“From my cousin,” di Giacomo explained. “He read of your venture in Panama several years ago, and he thinks he has a problem you can solve. He says he can pay, but mio capitano, he is a monk, a man who has taken vows of poverty.”

Cannon had given him the third degree, and decided that most monks weren’t of the type to lie outright. Inconstant was due for a trip to Europe in search of spare parts anyway, so Cannon rounded up his crew from Darwin’s bars, gambling halls, and houses of ill repute, and set his course for Istanbul by way of Arabia. It had been an uneventful crossing until the HMS Sparrow turned up.

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WIPJoy Protagonist Takeover: Nathaniel Cannon and the Majestic Affair

Bethany Jennings, an author of young adult SF&F, does this thing called WIPJoy, where we authors talk about a work in progress over the course of September. Find other authors on social media using the hashtag #WIPJoy.

Good morning. I’m Nathaniel Cannon, captain of the pirate zep Inconstant, and it looks like I’m here to answer your questions.

Share a deep regret.
I’d rather learn from my mistakes than dwell on them.

What’s that? You won’t let me weasel out of this one that easy? Fine. I’ll name two. First: Panama. I lost friends there, and almost lost everything. Enough said. Second: my early years with Inconstant. Look, in my line of work, there’s no room for soft people, but you don’t have to be a brute to be tough. It took me too long to learn that lesson. I owe my friends more than I can say for sticking around while I did.

How do you really feel about a character closest to you?
That’s Joe Copeland. We first met in the skies over Dayton: he was flying for the Rebels back then. I came in on his four o’clock and put a burst into his engine. Turned out he wasn’t that steamed about it. For a slave pilot, crash-landing alive on the Union side of the lines was about the best thing that could come of a forward patrol. I stopped by the field hospital and met him face to face, and we hit it off. He’s been around ever since, even when he had a good excuse to leave. He’s as good as a brother.

Weapon of choice?
That would be the Mauser Broomhandle you see on my belt. I took it from a Rebel pilot during the war, after I brought him down east of Cincinnati. It’s served me well ever since, for ten years now. Another decade like the last one, and I’ll have to have Iseabail knock together a new barrel for me.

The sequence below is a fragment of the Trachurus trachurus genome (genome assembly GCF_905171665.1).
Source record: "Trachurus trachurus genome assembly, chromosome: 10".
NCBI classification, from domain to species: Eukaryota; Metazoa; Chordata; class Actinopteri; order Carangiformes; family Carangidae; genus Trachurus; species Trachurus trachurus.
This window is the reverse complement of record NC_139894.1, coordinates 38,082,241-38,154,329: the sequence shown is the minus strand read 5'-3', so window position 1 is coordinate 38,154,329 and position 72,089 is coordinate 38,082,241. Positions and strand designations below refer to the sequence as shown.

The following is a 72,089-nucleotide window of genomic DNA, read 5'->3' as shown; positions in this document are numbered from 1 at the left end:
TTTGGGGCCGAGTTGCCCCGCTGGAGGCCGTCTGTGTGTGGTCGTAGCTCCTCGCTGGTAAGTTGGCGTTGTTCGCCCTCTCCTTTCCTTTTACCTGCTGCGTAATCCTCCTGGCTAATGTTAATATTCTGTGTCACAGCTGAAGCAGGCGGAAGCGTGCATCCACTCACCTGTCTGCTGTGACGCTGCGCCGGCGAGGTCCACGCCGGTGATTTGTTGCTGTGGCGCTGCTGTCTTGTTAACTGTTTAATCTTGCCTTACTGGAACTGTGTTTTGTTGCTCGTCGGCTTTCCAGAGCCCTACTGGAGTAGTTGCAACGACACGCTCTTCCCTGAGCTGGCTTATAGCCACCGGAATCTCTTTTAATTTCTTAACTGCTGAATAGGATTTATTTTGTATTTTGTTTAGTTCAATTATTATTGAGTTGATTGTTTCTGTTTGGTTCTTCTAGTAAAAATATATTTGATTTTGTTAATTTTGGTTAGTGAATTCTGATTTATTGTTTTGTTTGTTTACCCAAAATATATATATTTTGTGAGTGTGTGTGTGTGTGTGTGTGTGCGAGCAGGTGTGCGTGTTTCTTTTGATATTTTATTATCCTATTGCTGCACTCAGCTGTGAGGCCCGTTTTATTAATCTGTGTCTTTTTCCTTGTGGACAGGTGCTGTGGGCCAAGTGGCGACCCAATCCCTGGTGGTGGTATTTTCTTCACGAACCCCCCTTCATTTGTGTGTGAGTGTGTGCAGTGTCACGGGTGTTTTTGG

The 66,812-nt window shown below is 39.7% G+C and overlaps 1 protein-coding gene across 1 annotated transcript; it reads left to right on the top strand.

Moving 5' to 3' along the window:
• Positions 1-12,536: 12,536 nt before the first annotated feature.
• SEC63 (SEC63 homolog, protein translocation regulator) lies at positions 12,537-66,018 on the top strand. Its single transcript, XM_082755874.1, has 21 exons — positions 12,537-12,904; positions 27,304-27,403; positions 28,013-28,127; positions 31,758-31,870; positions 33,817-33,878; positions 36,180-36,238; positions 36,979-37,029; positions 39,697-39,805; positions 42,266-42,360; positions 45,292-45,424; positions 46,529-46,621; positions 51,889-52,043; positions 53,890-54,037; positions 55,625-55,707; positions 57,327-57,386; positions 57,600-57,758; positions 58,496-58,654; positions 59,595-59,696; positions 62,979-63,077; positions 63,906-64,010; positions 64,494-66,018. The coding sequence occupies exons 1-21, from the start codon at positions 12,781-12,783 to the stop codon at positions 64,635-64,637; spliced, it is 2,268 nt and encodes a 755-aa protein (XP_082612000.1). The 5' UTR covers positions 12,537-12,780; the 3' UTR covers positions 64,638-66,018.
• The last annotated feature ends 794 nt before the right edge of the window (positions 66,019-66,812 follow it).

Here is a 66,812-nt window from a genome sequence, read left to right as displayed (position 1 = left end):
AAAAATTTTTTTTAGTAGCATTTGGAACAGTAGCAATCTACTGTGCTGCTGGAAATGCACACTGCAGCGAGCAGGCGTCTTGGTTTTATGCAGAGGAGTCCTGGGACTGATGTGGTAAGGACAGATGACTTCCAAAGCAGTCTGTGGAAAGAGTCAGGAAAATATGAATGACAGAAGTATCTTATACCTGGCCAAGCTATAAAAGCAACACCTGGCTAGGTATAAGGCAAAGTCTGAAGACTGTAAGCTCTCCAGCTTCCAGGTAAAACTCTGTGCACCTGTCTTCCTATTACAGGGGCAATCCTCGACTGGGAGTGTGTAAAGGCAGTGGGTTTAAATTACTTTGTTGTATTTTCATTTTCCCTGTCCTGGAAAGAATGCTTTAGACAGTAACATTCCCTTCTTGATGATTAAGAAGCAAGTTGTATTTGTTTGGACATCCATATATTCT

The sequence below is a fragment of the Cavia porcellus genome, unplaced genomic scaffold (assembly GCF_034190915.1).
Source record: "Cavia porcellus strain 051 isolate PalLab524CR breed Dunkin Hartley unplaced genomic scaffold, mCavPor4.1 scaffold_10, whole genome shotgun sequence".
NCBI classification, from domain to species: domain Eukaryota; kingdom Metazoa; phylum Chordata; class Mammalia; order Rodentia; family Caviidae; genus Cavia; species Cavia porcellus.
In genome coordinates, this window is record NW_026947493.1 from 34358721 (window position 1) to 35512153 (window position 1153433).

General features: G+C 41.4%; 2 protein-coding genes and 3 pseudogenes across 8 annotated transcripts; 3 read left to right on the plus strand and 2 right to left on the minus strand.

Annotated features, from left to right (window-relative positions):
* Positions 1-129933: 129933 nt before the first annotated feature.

How do you feel about romance?
Put me down for ‘yes’. No, I won’t say any more. A gentleman doesn’t kiss and tell.

How do you feel about your author?
Who, Lachapelle? The little Frenchy sold us out in Panama, but ended up stuck in it right with us. It took us a while to get past that, but now—

Oh, that author. Well, I’ll tell you this: if he weren’t around, our lives would be a whole lot duller.

Any words for future fans of you?
I hear there’s a fan club out of Columbus, but they aren’t affiliated with me. Keep an eye on the newsreels and the papers, that’s my advice. Otherwise, you’ll have to wait for our author to get the stories done, and we all know what a wait that can be.

Do you make faces in the mirror when you’re alone?
For the record? No.

Between you and me? You bet I do.

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WIPJoy Background Week: Nathaniel Cannon and the Majestic Affair

Bethany Jennings, an author of young adult SF&F, does this thing called WIPJoy, where we authors talk about a work in progress over the course of September. Find other authors on social media using the hashtag #WIPJoy.

Since this one asks for a few lines from the work in progress, and this work is not yet that far into ‘in progress’, I’ll be pulling lines from prior Cannon stories.

What emotions do you evoke with your setting?
I have two in mind. First, nostalgia: the Skypirates universe harkens back to a time when the world was bigger and wider, more full of mystery. It’s a world where lost temples in the jungle are just over the next hill, where the Far East is so remote that pirates roam the skylanes, where a new adventure always awaits. The modern world lacks that same feel; we’re all but out of new frontiers here on Earth, and I miss that. I imagine other people do, too.

Besides that, I also aim for excitement. The Cannon stories do, after all, fit into the action-adventure genre. If I write a snoozer, I haven’t done my job.

Share a line with a detail about your protagonist’s past.

“Nathaniel Cannon,” said Masaracchia wonderingly. “Of the Famous Fighting Fifty-First—I volunteered in the Aviation Section during the war.” Nonplussed, Cannon exchanged a look with Joe, and Masaracchia hurriedly added, “Before I found my true calling.”

It did explain his nearly-flawless English. “That was a lifetime ago,” Cannon said.

“I remember reading about you and your squadron in the papers. I thought you were a different Captain Cannon—how did you come to air piracy?”

“That was a lifetime ago,” Cannon repeated.

What does your antagonist love deeply?
I can’t really answer this one without giving away some of the surprise. I’ll leave it at ‘his country’.

Which two characters have the most interesting history?
Our hero Nathaniel Cannon and one of his crew, Emma Foster, come to mind. Emma is the most recent entry to Cannon’s inner circle, though they first became acquainted in the early 1920s. They encountered each other several times over the years, ordinarily on opposite sides of some dispute or another.